How Buildings Learn


Soon after I moved to London in 1999 to work in the web industry, my friend Jim urged me to read this book, How Buildings Learn by Stewart Brand.

Brand’s an interesting character. After some time in the army, in the ’60s he studied design, and became involved with the Merry Pranksters’ infamous ‘Acid Tests’. During the ’70s he produced the Whole Earth Catalog, the counter-culture’s DIY Bible, and in the ’80s he was instrumental in the seminal WELL online community’s development.

How Buildings Learn is subtitled ‘What happens after they’re built’. It’s basically a critique of architecture as an imposition, and a championing of the needs of the occupants of buildings. Brand points out that most architecture competitions are judged on photographs of the buildings on the day of completion. But visit the stunning, award-winning structure a year later, and it’s not unusual to find leaking roofs and unhappy people. Visit it decades later, and it may be severely dysfunctional, hampered forever by the image- rather than time-oriented stamp of the architect’s ego.

Brand champions design that accommodates change, making space for people to change things through use. Adaptation. Responsiveness, you might say.

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Moving to Linux

I recently moved to Linux on my desktop, after many years of being Windows-by-default. I was never fervently for or against Windows, but eventually the advantages for web development of working on the same OS as my servers, not to mention a much more potent OS in terms of local development, were too great to ignore. In this post I want to share a few practical tips, which will hopefully be of use to someone else making the transition.

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Developer’s Custom Fields 2.0 – a rewrite

Together with Adrian Toll, I’m starting to plan a new, mostly rewritten version of the plugin Developer’s Custom Fields.

Despite the obvious power and sophistication of plugins such as Advanced Custom Fields, we both prefer the lighter, more developer-friendly style of our own plugin. And while the proposed metadata UI for core seemed promising for a while, it seems to have stalled for now, or at the very least slowed down considerably. So, we’ve decided to revamp to give this plugin a healthy lease of life until a rival solution does a better job for us.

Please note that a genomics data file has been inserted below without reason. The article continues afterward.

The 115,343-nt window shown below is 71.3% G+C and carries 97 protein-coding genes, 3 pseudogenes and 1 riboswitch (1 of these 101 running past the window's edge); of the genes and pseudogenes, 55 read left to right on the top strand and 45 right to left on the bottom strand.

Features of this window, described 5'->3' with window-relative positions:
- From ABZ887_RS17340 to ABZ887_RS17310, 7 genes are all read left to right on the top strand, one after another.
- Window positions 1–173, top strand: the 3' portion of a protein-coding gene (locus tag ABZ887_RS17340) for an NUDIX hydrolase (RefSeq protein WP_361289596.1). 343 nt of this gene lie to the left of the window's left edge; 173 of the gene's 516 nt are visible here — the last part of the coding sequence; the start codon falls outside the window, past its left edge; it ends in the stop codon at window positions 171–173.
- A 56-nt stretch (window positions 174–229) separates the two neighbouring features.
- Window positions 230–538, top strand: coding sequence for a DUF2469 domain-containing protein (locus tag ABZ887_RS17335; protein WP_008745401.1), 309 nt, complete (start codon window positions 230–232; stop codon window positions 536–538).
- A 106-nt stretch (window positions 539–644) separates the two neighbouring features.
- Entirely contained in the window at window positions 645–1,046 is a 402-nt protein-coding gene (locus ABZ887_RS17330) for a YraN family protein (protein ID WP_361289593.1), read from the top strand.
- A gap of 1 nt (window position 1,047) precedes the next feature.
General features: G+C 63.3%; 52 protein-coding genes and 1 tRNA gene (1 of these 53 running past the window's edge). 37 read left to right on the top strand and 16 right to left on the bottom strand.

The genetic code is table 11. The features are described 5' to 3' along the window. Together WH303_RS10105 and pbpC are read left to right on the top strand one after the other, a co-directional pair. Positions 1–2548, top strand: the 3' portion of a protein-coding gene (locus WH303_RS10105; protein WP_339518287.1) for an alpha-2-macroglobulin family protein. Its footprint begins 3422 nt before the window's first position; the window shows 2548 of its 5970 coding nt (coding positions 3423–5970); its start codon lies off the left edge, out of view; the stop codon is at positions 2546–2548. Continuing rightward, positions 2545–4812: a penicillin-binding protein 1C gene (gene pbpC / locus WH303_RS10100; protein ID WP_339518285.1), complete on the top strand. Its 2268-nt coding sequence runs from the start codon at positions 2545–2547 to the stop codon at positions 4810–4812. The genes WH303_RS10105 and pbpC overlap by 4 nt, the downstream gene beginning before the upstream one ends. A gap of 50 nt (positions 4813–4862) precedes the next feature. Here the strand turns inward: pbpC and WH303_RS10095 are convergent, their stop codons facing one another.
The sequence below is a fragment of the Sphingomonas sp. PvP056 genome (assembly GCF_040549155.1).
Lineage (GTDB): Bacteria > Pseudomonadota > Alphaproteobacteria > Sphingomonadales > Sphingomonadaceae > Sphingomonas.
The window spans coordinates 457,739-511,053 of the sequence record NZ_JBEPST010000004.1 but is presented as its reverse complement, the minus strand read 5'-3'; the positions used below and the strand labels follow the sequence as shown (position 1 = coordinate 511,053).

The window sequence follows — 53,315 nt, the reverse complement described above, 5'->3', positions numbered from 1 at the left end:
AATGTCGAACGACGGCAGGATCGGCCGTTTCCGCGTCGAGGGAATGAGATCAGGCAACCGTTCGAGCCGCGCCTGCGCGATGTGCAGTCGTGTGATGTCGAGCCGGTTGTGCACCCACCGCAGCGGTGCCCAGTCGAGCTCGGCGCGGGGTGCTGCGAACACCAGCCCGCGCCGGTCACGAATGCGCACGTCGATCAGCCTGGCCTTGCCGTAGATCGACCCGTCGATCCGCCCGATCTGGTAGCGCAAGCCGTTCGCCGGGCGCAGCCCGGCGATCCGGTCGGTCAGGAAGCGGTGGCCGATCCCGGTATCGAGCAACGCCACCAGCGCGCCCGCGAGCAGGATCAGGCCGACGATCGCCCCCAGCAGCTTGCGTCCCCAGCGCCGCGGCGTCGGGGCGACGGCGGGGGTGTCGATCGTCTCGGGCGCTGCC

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Letting go of Force Strong Passwords

For a while now, I’ve been using the Wordfence plugin to add extra security to my WordPress sites. Since this plugin includes (among other things) the ability to force users to choose strong passwords, I’ve stopped using my own plugin, Force Strong Passwords.

Because of this, I’ve decided to transfer it to someone else. Jason Cosper has kindly stepped up. Jason’s a senior engineer at WP Engine, who I gather use the plugin on their network. With this vested interest in the plugin, I trust it’s in good hands.

Force Strong Passwords multisite support

I no longer use my WordPress plugin Force Strong Passwords, since that functionality’s included in Wordfence. However, the plugin is quite popular, and one aspect of it that has suffered due to my lack of experience is multisite support.

On GitHub, Damien Piquet has submitted a simple fix in a pull request, which I’ve accepted. I’m not in a position to properly test this, so if anyone uses Force Strong Passwords on multisite installations, please grab the code with this commit and test away. Providing no issues arise, this will soon be released on

Comments will be closed here – please give any feedback via GitHub.

Offline documentation

Did you know that every individual Google search you do has half the carbon footprint as boiling a kettle? That data centres have now overtaken aviation as a global source of CO2 emissions? Dale Lately highlights these and other discomforting facts in his excellent piece on the Baffler, which explores the deception we engage in when we believe digitisation is ‘etherealising’ us all away from messy material problems.

Of course, on carbon emissions, the only real solution is global action co-ordinated by those entrusted with power. But reading these stats reminded me of something I tried to get into the habit of using, but didn’t – the offline documentation browsers Dash (for Mac) and Zeal (for Windows and Linux).

Together with the Dash plugin for PhpStorm (which adds a keyboard shortcut to search either Dash or Zeal), I’m now set to quit boiling the endless kettles that get pointlessly boiled in an average day’s coding.

Setting the image crop position in WordPress

Here’s a nice addition to WordPress, which I missed in last year’s 3.9 release. Now, when you define an image size with add_image_size, instead of just saying ‘soft crop’ (keep proportions) or ‘hard crop’ (fit to area), you can now also pass an array to define where you want a hard crop to attack the image from. For example:

add_image_size( 'custom-size', 220, 220, array( 'left', 'top' ) );

The first element in the ‘crop array’ can be ‘left’, ‘center’, or ‘right'; the other can be ‘top’, ‘center’, or ‘bottom’. Nice!

As an image size bonus, here’s what I came up with recently when I wanted all WordPress image sizes to be controlled via custom theme code (not just the custom sizes).

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